How to Keep Your Kids Safe If You Live Near a Body of Water
Living near a lake, pond, river or ocean can allow your whole family to bond while swimming and participating in other water-based activities. Always keep your children’s safety top of mind.
Make sure the house has locks that young children can’t unlock when no one is watching. If it’s possible to put up a fence with a locked gate to keep your kids away from the water, even better.
An accidental drowning can happen in seconds. If your kids aren’t strong swimmers, each should wear a Coast Guard-approved life jacket designed for a child of his or her size and weight when in or near the water. Floaties, inner tubes and other devices won’t keep a child from drowning if there is a strong wave or riptide.
Set and Enforce Rules
Don’t just tell your kids to stay away from the water; explain why they should, in age-appropriate terms. It can be hard for young children to grasp the seriousness of hazards around them, especially if they have never personally experienced danger or seen someone else in trouble. Expect to have the conversation several times before it really sinks in.
If the water is deep enough for your kids to jump in, teach them to take turns and to give each other enough space to avoid collisions. Don’t let them dive unless you’re sure that the water is deep enough, there is nothing underneath that could cause injuries, they know how to dive correctly and they are supervised.
Keep Your Kids Safe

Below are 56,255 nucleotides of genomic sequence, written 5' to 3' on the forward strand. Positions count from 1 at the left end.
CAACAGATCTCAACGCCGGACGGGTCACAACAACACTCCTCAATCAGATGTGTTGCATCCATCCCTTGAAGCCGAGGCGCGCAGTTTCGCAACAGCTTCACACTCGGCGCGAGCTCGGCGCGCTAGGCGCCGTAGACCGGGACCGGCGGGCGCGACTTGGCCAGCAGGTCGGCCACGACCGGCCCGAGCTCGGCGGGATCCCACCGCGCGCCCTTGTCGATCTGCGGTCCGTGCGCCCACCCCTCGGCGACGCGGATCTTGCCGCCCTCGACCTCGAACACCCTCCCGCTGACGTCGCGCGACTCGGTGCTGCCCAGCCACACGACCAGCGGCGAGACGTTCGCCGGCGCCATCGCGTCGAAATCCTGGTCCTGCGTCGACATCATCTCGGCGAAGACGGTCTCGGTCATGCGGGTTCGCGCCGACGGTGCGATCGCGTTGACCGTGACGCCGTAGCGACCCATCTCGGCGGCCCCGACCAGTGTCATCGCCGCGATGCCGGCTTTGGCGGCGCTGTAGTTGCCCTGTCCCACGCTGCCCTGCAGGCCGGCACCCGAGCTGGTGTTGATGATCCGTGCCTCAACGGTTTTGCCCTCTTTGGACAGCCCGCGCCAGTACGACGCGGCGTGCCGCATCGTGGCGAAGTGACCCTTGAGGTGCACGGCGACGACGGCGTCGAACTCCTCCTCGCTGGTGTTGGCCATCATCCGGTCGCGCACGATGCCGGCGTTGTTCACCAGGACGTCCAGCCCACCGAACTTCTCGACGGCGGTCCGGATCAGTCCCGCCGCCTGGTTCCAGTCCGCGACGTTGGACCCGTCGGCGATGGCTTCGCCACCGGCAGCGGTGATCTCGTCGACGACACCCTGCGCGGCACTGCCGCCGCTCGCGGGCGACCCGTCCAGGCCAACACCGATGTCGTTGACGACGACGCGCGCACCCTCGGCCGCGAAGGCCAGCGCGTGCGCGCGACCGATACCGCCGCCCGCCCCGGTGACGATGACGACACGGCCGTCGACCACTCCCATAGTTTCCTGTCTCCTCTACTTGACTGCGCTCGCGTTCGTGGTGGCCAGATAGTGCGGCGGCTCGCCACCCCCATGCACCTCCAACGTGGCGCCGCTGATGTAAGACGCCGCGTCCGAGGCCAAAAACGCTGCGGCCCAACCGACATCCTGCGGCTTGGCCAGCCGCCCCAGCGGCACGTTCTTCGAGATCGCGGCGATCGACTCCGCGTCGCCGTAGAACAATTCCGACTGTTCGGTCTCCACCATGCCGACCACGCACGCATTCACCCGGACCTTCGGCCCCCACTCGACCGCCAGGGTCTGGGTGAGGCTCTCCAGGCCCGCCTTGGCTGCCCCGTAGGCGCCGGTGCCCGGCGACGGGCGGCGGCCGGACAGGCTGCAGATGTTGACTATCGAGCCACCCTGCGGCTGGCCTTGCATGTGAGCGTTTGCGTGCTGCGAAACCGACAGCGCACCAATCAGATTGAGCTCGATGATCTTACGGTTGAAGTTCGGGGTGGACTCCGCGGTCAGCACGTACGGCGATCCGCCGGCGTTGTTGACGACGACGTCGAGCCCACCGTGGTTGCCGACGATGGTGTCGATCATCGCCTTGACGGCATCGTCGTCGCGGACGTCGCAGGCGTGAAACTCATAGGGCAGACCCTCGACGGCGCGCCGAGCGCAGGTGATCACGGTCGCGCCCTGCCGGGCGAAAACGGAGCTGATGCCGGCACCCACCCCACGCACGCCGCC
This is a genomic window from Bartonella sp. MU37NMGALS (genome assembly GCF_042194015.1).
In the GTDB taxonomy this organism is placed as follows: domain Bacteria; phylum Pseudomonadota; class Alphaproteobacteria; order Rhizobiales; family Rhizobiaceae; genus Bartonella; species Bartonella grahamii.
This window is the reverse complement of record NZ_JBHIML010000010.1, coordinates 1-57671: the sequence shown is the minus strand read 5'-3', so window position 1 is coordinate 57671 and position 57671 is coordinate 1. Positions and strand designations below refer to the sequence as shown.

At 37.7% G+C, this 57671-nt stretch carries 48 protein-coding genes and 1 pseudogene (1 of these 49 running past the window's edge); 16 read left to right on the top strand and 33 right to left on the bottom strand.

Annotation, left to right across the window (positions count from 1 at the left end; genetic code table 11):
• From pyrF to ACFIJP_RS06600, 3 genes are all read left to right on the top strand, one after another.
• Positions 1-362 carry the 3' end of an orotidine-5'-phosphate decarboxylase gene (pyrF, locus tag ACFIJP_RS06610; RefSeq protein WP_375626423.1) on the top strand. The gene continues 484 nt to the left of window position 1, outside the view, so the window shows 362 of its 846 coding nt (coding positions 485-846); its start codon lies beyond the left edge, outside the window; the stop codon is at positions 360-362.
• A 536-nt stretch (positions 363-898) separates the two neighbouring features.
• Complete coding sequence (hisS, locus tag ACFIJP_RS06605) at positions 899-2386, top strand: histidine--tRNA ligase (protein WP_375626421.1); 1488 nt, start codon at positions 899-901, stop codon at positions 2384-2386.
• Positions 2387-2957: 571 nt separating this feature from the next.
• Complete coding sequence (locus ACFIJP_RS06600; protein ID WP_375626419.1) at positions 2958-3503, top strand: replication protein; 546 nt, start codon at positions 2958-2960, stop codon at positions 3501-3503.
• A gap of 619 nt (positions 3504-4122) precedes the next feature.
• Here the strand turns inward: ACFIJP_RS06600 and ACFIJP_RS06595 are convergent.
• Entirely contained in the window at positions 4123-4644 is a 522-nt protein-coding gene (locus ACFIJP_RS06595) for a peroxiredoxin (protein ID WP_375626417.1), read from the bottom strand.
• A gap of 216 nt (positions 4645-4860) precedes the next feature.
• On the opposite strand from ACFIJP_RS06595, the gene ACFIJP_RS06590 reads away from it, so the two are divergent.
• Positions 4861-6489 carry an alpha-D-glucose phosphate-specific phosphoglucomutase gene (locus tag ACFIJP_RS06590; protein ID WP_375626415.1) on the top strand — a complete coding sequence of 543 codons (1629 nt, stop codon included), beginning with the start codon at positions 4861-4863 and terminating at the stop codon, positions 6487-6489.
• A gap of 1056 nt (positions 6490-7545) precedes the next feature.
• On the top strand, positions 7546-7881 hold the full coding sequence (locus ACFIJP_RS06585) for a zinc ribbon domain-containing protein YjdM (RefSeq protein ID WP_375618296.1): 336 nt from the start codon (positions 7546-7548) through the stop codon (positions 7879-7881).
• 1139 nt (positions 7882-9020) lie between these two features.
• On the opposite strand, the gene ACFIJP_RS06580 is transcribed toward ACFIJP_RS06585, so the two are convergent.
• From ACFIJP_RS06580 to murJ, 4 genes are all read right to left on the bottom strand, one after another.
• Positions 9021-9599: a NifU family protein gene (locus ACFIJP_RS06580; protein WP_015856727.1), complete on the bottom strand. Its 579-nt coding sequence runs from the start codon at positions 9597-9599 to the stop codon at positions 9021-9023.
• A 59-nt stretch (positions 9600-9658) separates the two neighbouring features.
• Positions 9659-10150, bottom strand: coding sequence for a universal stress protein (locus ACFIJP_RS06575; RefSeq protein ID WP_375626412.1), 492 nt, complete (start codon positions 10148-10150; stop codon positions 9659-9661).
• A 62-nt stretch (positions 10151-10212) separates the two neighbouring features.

Make sure a responsible, sober adult who is a good swimmer stays near children at all times when they are close to the water and enforces the rules. Never let a child go in the water alone.
Enroll your kids in swimming lessons when they’re old enough. Getting children acclimated to the water at a young age can help them develop a love of swimming, as well as a respect for the potential danger. Regular practice in the body of water near your house can reinforce lessons taught in formal classes.
Be realistic about your children’s abilities and understand the differences between a pool and an open body of water. A child who does a great job of swimming laps in a pool may struggle if a boat whizzes by on a lake and kicks up a large wave.
Teach your kids about fish and other aquatic wildlife. Educate them about possible dangers and what to do if they encounter a creature while swimming.
Explain that lightning and water are a dangerous mix. Teach your kids to get out of the water immediately if there’s any thunder or lightning or signs that a storm is brewing.
Enjoy Life on the Water
Growing up near a body of water can allow kids to get exercise, enjoy nature and spend quality time with family and friends, but it comes with risks. Teach your kids how to stay safe in the water.